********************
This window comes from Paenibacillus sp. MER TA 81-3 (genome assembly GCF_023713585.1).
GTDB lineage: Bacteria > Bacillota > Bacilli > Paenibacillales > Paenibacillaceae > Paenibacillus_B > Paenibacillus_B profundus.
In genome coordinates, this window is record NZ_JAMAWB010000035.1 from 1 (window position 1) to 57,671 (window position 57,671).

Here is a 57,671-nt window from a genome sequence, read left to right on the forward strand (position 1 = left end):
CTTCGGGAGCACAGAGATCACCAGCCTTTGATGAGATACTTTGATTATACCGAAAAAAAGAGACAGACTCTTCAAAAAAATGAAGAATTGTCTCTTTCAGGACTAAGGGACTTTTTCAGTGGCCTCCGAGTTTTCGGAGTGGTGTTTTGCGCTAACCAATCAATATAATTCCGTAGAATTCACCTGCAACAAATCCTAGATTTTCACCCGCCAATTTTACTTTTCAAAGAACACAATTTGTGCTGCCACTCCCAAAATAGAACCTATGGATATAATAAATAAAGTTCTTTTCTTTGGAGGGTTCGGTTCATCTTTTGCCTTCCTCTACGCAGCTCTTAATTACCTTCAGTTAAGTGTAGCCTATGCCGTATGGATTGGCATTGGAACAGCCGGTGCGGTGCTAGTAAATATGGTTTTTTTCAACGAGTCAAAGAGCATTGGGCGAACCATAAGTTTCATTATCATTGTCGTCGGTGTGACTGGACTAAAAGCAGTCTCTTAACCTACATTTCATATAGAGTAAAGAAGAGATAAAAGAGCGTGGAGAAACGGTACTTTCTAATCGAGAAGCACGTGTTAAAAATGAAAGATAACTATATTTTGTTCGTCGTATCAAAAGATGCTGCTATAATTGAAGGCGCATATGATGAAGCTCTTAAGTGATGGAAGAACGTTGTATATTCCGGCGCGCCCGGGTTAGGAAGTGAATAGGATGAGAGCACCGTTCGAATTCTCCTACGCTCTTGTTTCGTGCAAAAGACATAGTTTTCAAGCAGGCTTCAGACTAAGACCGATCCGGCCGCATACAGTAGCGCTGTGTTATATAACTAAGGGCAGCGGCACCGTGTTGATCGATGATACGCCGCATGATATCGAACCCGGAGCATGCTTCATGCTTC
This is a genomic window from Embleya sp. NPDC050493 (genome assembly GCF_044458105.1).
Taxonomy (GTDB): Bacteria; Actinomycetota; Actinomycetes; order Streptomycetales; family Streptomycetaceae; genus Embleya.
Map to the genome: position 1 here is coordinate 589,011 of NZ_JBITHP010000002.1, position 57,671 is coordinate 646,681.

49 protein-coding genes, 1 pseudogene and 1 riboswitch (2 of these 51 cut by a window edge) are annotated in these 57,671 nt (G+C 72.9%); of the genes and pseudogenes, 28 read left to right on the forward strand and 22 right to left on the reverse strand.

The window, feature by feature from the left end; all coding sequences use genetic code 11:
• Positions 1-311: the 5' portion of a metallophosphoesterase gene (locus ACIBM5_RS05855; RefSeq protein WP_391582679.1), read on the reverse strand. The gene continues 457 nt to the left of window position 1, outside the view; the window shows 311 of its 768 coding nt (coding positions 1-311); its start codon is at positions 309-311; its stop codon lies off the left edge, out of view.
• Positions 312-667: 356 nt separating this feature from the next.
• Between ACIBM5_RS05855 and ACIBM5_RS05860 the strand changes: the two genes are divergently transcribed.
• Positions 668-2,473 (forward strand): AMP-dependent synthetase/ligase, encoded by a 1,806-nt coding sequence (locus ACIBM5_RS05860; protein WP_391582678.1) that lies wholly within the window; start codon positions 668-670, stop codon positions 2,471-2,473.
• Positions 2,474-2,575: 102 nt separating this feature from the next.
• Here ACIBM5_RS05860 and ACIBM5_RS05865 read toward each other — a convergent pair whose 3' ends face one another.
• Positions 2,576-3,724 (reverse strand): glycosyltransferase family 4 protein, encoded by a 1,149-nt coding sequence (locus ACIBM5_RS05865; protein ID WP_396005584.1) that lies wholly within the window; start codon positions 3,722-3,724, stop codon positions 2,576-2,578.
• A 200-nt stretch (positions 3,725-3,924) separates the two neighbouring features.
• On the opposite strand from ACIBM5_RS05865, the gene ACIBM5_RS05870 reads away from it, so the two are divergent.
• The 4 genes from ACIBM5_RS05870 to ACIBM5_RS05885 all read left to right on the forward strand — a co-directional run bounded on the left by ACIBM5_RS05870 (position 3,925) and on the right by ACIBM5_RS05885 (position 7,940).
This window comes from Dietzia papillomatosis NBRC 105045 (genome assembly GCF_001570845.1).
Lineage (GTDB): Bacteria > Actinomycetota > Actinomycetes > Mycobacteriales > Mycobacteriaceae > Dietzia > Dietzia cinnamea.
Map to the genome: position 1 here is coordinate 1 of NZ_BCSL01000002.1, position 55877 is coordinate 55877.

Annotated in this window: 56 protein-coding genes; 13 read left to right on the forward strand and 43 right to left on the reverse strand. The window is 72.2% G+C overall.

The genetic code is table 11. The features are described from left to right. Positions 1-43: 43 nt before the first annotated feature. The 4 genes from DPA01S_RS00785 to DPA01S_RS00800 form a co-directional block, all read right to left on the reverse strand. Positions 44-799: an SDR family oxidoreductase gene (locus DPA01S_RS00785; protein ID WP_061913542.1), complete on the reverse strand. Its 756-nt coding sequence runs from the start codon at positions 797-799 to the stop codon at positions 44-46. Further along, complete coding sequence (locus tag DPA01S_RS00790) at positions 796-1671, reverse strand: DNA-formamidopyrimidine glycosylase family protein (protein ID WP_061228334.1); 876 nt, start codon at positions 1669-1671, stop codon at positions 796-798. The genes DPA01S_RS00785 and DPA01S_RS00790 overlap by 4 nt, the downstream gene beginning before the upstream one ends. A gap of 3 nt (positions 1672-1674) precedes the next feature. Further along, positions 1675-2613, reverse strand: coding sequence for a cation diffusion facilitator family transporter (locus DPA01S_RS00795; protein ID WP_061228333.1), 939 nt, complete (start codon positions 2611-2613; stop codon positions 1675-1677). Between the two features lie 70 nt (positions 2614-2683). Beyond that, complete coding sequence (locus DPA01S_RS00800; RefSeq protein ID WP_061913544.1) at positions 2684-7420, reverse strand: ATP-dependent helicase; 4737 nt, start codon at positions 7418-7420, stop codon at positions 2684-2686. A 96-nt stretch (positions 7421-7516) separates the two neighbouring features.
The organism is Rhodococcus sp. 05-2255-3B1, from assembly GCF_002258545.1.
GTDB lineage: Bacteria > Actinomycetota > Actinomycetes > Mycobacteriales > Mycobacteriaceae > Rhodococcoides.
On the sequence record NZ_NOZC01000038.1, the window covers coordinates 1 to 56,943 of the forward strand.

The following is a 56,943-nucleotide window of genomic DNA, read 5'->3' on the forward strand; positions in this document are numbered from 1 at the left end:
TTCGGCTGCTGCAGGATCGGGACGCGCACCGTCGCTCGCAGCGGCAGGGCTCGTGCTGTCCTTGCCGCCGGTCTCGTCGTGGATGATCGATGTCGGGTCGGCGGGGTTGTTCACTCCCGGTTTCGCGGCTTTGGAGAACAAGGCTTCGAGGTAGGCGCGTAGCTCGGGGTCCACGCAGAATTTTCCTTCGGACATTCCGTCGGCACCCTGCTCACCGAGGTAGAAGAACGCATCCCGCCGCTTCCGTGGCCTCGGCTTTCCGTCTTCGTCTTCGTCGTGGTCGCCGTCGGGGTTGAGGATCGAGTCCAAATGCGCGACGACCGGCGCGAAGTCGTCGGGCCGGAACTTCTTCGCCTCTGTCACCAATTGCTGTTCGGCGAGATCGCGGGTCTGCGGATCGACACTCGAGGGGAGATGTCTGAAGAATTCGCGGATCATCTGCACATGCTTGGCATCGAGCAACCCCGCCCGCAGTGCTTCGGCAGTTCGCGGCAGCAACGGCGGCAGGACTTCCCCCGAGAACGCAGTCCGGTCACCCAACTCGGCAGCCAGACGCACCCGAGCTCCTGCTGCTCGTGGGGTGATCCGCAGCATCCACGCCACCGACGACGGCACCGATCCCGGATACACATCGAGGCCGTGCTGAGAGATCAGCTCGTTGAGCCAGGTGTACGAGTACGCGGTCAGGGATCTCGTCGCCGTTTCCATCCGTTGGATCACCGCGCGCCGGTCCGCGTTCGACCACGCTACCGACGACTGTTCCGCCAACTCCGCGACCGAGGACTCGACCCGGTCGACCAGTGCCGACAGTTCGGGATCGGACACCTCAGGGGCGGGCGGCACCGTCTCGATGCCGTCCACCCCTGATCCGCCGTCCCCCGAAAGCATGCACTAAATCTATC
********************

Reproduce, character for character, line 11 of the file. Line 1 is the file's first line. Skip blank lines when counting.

• Positions 1-311: the 5' portion of a metallophosphoesterase gene (locus ACIBM5_RS05855; RefSeq protein WP_391582679.1), read on the reverse strand. The gene continues 457 nt to the left of window position 1, outside the view; the window shows 311 of its 768 coding nt (coding positions 1-311); its start codon is at positions 309-311; its stop codon lies off the left edge, out of view.